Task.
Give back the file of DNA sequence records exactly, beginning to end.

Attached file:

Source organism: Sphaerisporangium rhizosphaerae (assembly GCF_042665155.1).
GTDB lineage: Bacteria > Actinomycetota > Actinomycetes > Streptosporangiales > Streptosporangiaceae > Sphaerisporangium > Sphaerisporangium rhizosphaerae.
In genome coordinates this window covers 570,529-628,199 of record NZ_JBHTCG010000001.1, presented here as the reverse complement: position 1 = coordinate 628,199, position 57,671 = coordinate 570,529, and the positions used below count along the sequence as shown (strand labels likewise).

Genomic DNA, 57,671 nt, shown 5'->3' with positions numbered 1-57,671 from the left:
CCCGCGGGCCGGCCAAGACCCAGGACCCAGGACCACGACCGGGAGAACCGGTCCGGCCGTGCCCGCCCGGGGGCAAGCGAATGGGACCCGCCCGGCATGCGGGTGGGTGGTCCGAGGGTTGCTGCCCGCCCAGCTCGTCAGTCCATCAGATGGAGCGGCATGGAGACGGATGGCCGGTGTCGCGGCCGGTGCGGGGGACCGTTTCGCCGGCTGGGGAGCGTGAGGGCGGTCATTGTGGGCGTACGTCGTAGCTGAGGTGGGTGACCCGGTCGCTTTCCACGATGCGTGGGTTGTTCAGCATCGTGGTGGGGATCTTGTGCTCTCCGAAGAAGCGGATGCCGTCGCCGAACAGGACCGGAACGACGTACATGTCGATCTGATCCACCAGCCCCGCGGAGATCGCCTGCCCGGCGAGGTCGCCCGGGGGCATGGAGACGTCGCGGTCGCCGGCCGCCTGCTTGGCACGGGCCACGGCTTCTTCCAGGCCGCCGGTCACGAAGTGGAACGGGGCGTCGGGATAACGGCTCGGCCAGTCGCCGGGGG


Source organism: Sphaerisporangium rhizosphaerae (assembly GCF_042665155.1).
GTDB lineage: Bacteria > Actinomycetota > Actinomycetes > Streptosporangiales > Streptosporangiaceae > Sphaerisporangium > Sphaerisporangium rhizosphaerae.
In genome coordinates this window covers 570,529-628,199 of record NZ_JBHTCG010000001.1, presented here as the reverse complement: position 1 = coordinate 628,199, position 57,671 = coordinate 570,529, and the positions used below count along the sequence as shown (strand labels likewise).

Genomic DNA, 57,671 nt, shown 5'->3' with positions numbered 1-57,671 from the left:
CCCGCGGGCCGGCCAAGACCCAGGACCCAGGACCACGACCGGGAGAACCGGTCCGGCCGTGCCCGCCCGGGGGCAAGCGAATGGGACCCGCCCGGCATGCGGGTGGGTGGTCCGAGGGTTGCTGCCCGCCCAGCTCGTCAGTCCATCAGATGGAGCGGCATGGAGACGGATGGCCGGTGTCGCGGCCGGTGCGGGGGACCGTTTCGCCGGCTGGGGAGCGTGAGGGCGGTCATTGTGGGCGTACGTCGTAGCTGAGGTGGGTGACCCGGTCGCTTTCCACGATGCGTGGGTTGTTCAGCATCGTGGTGGGGATCTTGTGCTCTCCGAAGAAGCGGATGCCGTCGCCGAACAGGACCGGAACGACGTACATGTCGATCTGATCCACCAGCCCCGCGGAGATCGCCTGCCCGGCGAGGTCGCCCGGGGGCATGGAGACGTCGCGGTCGCCGGCCGCCTGCTTGGCACGGGCCACGGCTTCTTCCAGGCCGCCGGTCACGAAGTGGAACGGGGCGTCGGGATAACGGCTCGGCCAGTCGCCGGGGG